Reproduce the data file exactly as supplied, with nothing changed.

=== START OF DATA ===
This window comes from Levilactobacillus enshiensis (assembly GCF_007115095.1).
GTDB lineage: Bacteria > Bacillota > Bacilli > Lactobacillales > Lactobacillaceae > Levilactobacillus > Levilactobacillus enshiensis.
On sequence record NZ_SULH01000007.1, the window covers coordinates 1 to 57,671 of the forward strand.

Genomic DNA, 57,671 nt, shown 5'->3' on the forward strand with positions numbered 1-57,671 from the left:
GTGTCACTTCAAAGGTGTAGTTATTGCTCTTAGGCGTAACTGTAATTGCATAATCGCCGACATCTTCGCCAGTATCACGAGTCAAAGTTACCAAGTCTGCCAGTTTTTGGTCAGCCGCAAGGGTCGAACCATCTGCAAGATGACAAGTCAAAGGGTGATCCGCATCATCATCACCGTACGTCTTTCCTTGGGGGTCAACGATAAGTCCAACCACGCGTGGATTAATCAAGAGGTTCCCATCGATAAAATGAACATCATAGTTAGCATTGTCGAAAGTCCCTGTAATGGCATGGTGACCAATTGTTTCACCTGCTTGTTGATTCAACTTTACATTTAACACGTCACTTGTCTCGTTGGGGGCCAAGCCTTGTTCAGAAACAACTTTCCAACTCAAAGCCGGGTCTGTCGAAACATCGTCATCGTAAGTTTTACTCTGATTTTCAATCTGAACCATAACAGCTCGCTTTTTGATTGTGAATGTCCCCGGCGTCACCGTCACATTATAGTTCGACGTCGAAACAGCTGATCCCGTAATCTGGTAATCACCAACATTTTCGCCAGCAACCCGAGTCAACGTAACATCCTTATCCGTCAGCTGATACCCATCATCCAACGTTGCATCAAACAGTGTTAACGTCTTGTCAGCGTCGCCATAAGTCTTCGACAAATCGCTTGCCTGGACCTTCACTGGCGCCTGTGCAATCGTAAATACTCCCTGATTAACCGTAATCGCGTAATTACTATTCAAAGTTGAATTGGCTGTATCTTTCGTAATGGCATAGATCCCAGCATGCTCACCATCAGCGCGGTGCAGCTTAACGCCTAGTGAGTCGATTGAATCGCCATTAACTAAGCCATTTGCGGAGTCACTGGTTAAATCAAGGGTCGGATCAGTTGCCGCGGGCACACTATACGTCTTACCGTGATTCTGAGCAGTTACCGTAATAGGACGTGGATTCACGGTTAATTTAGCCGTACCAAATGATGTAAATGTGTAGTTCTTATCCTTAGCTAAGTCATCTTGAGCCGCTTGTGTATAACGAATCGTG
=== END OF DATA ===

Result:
This window comes from Levilactobacillus enshiensis (assembly GCF_007115095.1).
GTDB lineage: Bacteria > Bacillota > Bacilli > Lactobacillales > Lactobacillaceae > Levilactobacillus > Levilactobacillus enshiensis.
On sequence record NZ_SULH01000007.1, the window covers coordinates 1 to 57,671 of the forward strand.

Genomic DNA, 57,671 nt, shown 5'->3' on the forward strand with positions numbered 1-57,671 from the left:
GTGTCACTTCAAAGGTGTAGTTATTGCTCTTAGGCGTAACTGTAATTGCATAATCGCCGACATCTTCGCCAGTATCACGAGTCAAAGTTACCAAGTCTGCCAGTTTTTGGTCAGCCGCAAGGGTCGAACCATCTGCAAGATGACAAGTCAAAGGGTGATCCGCATCATCATCACCGTACGTCTTTCCTTGGGGGTCAACGATAAGTCCAACCACGCGTGGATTAATCAAGAGGTTCCCATCGATAAAATGAACATCATAGTTAGCATTGTCGAAAGTCCCTGTAATGGCATGGTGACCAATTGTTTCACCTGCTTGTTGATTCAACTTTACATTTAACACGTCACTTGTCTCGTTGGGGGCCAAGCCTTGTTCAGAAACAACTTTCCAACTCAAAGCCGGGTCTGTCGAAACATCGTCATCGTAAGTTTTACTCTGATTTTCAATCTGAACCATAACAGCTCGCTTTTTGATTGTGAATGTCCCCGGCGTCACCGTCACATTATAGTTCGACGTCGAAACAGCTGATCCCGTAATCTGGTAATCACCAACATTTTCGCCAGCAACCCGAGTCAACGTAACATCCTTATCCGTCAGCTGATACCCATCATCCAACGTTGCATCAAACAGTGTTAACGTCTTGTCAGCGTCGCCATAAGTCTTCGACAAATCGCTTGCCTGGACCTTCACTGGCGCCTGTGCAATCGTAAATACTCCCTGATTAACCGTAATCGCGTAATTACTATTCAAAGTTGAATTGGCTGTATCTTTCGTAATGGCATAGATCCCAGCATGCTCACCATCAGCGCGGTGCAGCTTAACGCCTAGTGAGTCGATTGAATCGCCATTAACTAAGCCATTTGCGGAGTCACTGGTTAAATCAAGGGTCGGATCAGTTGCCGCGGGCACACTATACGTCTTACCGTGATTCTGAGCAGTTACCGTAATAGGACGTGGATTCACGGTTAATTTAGCCGTACCAAATGATGTAAATGTGTAGTTCTTATCCTTAGCTAAGTCATCTTGAGCCGCTTGTGTATAACGAATCGTG